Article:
5 Winter Foot Care Tips for Seniors

The colder weather is here and it’s time to break out the winter footwear. But many people – particularly seniors – fail to realize that the drier winter air and having to walk in ice, snow, and slush increases the risk of foot problems. So today Dr. Hubert Lee of CarePlus Foot & Ankle Specialists is sharing some important winter foot care tips for seniors.

Make Sure to Follow These Tips:

  1. Cleanse and Moisturize: The drier winter air essentially draws moisture out from the top layers of your skin, resulting in painful – and even infected – sores. Daily cleansing with soap and water, and then drying them and applying a moisturizing foot cream is imperative. When finished, slip on snug cotton socks to help your feet absorb the lotion.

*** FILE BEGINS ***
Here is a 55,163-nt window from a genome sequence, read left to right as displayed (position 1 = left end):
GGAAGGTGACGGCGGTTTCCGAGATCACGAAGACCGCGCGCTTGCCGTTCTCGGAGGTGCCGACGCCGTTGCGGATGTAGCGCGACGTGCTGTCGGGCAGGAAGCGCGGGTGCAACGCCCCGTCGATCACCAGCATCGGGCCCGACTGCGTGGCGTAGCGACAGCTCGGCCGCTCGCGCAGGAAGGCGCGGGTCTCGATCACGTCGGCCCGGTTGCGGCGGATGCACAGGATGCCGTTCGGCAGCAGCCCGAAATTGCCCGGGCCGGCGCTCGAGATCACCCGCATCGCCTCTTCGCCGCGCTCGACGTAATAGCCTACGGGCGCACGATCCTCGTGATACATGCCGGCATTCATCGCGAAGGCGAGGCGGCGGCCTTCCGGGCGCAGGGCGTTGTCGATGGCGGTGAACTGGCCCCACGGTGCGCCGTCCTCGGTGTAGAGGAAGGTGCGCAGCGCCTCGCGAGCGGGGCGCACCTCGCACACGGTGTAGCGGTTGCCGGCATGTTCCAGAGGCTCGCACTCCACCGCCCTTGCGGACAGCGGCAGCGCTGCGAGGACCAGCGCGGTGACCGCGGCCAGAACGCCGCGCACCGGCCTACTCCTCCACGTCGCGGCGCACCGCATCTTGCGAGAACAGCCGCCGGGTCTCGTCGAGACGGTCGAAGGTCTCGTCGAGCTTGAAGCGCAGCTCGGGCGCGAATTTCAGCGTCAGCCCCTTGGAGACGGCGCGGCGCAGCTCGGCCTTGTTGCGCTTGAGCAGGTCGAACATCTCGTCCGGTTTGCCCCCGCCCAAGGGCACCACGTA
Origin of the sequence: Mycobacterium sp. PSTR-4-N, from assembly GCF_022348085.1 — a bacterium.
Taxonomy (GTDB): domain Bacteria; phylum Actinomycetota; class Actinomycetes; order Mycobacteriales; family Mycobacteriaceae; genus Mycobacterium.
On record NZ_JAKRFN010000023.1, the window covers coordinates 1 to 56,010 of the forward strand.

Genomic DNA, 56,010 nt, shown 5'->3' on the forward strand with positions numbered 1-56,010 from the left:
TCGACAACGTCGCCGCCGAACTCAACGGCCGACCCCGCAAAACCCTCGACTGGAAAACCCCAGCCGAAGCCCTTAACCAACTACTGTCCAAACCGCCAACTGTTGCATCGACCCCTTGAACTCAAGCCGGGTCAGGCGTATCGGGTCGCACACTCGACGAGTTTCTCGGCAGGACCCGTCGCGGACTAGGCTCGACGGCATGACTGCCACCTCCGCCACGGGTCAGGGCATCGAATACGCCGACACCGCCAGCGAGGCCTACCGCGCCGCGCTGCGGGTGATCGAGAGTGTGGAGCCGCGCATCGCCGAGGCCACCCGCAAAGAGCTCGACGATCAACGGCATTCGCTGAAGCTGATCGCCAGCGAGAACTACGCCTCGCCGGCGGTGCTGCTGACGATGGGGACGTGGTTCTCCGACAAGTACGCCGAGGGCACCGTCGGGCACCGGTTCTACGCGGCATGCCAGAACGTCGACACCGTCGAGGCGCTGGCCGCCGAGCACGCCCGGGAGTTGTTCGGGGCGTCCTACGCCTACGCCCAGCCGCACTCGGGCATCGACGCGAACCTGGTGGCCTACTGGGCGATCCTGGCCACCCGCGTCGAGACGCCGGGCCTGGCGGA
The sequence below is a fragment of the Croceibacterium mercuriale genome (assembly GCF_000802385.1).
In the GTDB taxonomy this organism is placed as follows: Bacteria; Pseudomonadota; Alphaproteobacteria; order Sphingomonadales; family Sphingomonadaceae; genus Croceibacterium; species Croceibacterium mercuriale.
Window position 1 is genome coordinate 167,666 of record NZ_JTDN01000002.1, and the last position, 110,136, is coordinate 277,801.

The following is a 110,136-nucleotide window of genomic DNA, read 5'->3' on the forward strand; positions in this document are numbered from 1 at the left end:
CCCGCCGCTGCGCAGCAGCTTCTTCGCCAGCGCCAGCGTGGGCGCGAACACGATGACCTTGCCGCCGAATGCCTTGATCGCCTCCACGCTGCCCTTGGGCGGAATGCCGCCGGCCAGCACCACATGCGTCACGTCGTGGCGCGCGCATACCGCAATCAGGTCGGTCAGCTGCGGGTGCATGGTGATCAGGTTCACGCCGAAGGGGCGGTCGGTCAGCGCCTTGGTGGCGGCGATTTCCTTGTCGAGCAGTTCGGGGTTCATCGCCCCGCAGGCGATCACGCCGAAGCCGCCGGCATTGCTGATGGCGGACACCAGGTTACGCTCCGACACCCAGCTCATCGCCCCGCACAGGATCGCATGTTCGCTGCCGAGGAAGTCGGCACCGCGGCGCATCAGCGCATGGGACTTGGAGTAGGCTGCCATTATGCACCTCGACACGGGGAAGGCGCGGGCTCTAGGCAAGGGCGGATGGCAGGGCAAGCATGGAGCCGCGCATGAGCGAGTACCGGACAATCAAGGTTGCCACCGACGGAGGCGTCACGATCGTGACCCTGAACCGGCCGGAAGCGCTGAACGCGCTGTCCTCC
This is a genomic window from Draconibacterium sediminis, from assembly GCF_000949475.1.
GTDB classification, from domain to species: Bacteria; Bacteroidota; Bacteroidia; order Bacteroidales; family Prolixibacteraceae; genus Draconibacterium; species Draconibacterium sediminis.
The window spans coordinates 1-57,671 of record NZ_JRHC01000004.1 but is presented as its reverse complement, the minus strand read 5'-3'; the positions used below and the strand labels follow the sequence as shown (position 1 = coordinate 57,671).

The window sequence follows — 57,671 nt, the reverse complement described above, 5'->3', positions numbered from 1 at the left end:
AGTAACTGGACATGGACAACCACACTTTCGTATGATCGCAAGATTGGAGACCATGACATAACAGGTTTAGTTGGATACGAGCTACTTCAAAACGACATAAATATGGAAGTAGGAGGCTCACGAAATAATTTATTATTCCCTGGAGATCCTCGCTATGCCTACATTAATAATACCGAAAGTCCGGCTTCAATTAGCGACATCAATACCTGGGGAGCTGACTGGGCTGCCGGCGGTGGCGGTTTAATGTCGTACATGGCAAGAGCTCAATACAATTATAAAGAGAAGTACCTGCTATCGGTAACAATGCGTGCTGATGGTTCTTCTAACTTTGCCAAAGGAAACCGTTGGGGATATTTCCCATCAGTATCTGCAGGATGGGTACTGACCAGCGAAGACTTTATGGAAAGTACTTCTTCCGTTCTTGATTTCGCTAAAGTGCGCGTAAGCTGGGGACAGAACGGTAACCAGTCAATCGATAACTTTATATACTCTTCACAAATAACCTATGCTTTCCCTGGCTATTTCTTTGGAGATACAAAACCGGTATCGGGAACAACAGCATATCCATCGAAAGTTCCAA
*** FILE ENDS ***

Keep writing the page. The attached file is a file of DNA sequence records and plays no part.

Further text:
2. Dry Them Out: If you go outside without wearing water-resistant boots, your feet may end up feeling cold, damp, or soggy. Remove damp shoes and socks as soon as you get indoors and dry your feet thoroughly before putting on other footwear. This helps your feet warm up and protects against the growth of bacteria and fungi that thrive in moist environments.
  3. Exercise Your Feet: Traveling to exercise may be more challenging when winter weather strikes, but you don’t have to miss out. You can exercise your feet using simple resistance bands, practicing yoga using online tutorial videos, and performing important foot exercises to relieve symptoms of bunions, pain from plantar fasciitis, and more.